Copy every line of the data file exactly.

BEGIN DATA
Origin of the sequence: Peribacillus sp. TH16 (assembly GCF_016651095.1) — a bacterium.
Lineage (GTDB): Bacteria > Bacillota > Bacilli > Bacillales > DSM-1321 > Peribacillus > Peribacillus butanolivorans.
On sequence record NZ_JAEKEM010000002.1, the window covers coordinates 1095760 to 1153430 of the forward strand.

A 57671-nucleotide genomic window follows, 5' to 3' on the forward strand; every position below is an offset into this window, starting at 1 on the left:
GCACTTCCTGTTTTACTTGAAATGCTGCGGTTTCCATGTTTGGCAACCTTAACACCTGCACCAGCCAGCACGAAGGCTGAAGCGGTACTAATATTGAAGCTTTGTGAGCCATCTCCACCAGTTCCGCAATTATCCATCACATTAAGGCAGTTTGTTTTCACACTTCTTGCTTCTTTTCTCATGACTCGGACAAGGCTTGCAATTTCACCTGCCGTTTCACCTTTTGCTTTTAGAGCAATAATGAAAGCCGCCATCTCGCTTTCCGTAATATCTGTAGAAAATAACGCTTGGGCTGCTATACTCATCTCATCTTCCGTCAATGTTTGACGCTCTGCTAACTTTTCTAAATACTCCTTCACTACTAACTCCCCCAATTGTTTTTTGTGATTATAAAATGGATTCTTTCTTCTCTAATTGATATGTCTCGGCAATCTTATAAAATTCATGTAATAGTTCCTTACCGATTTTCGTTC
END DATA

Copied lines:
Origin of the sequence: Peribacillus sp. TH16 (assembly GCF_016651095.1) — a bacterium.
Lineage (GTDB): Bacteria > Bacillota > Bacilli > Bacillales > DSM-1321 > Peribacillus > Peribacillus butanolivorans.
On sequence record NZ_JAEKEM010000002.1, the window covers coordinates 1095760 to 1153430 of the forward strand.

A 57671-nucleotide genomic window follows, 5' to 3' on the forward strand; every position below is an offset into this window, starting at 1 on the left:
GCACTTCCTGTTTTACTTGAAATGCTGCGGTTTCCATGTTTGGCAACCTTAACACCTGCACCAGCCAGCACGAAGGCTGAAGCGGTACTAATATTGAAGCTTTGTGAGCCATCTCCACCAGTTCCGCAATTATCCATCACATTAAGGCAGTTTGTTTTCACACTTCTTGCTTCTTTTCTCATGACTCGGACAAGGCTTGCAATTTCACCTGCCGTTTCACCTTTTGCTTTTAGAGCAATAATGAAAGCCGCCATCTCGCTTTCCGTAATATCTGTAGAAAATAACGCTTGGGCTGCTATACTCATCTCATCTTCCGTCAATGTTTGACGCTCTGCTAACTTTTCTAAATACTCCTTCACTACTAACTCCCCCAATTGTTTTTTGTGATTATAAAATGGATTCTTTCTTCTCTAATTGATATGTCTCGGCAATCTTATAAAATTCATGTAATAGTTCCTTACCGATTTTCGTTC